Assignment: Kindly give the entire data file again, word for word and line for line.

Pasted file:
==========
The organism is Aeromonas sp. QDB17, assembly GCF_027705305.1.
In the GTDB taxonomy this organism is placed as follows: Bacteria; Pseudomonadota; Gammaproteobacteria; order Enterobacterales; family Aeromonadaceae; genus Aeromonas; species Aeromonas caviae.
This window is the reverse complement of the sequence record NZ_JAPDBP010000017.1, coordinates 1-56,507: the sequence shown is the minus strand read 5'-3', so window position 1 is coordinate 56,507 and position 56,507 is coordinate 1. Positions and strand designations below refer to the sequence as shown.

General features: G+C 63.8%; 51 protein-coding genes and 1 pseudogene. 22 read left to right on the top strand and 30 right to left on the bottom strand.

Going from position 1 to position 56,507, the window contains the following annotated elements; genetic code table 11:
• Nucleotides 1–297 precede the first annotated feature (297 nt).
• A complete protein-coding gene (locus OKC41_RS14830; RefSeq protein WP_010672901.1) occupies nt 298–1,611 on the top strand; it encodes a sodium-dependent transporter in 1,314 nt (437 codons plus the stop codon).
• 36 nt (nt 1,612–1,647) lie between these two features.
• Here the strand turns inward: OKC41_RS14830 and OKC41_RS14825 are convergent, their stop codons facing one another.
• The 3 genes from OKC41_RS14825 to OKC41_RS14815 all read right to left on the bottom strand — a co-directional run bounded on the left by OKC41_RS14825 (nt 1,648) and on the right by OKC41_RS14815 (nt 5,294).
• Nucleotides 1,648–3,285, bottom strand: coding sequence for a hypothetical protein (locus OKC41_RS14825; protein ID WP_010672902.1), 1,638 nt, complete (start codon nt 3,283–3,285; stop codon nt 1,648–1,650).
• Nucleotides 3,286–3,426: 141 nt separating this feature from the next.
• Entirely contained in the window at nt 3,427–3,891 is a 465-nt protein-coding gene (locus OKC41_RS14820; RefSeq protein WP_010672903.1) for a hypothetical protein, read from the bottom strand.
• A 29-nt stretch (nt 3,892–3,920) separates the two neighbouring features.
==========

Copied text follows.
The organism is Aeromonas sp. QDB17, assembly GCF_027705305.1.
In the GTDB taxonomy this organism is placed as follows: Bacteria; Pseudomonadota; Gammaproteobacteria; order Enterobacterales; family Aeromonadaceae; genus Aeromonas; species Aeromonas caviae.
This window is the reverse complement of the sequence record NZ_JAPDBP010000017.1, coordinates 1-56,507: the sequence shown is the minus strand read 5'-3', so window position 1 is coordinate 56,507 and position 56,507 is coordinate 1. Positions and strand designations below refer to the sequence as shown.

General features: G+C 63.8%; 51 protein-coding genes and 1 pseudogene. 22 read left to right on the top strand and 30 right to left on the bottom strand.

Going from position 1 to position 56,507, the window contains the following annotated elements; genetic code table 11:
• Nucleotides 1–297 precede the first annotated feature (297 nt).
• A complete protein-coding gene (locus OKC41_RS14830; RefSeq protein WP_010672901.1) occupies nt 298–1,611 on the top strand; it encodes a sodium-dependent transporter in 1,314 nt (437 codons plus the stop codon).
• 36 nt (nt 1,612–1,647) lie between these two features.
• Here the strand turns inward: OKC41_RS14830 and OKC41_RS14825 are convergent, their stop codons facing one another.
• The 3 genes from OKC41_RS14825 to OKC41_RS14815 all read right to left on the bottom strand — a co-directional run bounded on the left by OKC41_RS14825 (nt 1,648) and on the right by OKC41_RS14815 (nt 5,294).
• Nucleotides 1,648–3,285, bottom strand: coding sequence for a hypothetical protein (locus OKC41_RS14825; protein ID WP_010672902.1), 1,638 nt, complete (start codon nt 3,283–3,285; stop codon nt 1,648–1,650).
• Nucleotides 3,286–3,426: 141 nt separating this feature from the next.
• Entirely contained in the window at nt 3,427–3,891 is a 465-nt protein-coding gene (locus OKC41_RS14820; RefSeq protein WP_010672903.1) for a hypothetical protein, read from the bottom strand.
• A 29-nt stretch (nt 3,892–3,920) separates the two neighbouring features.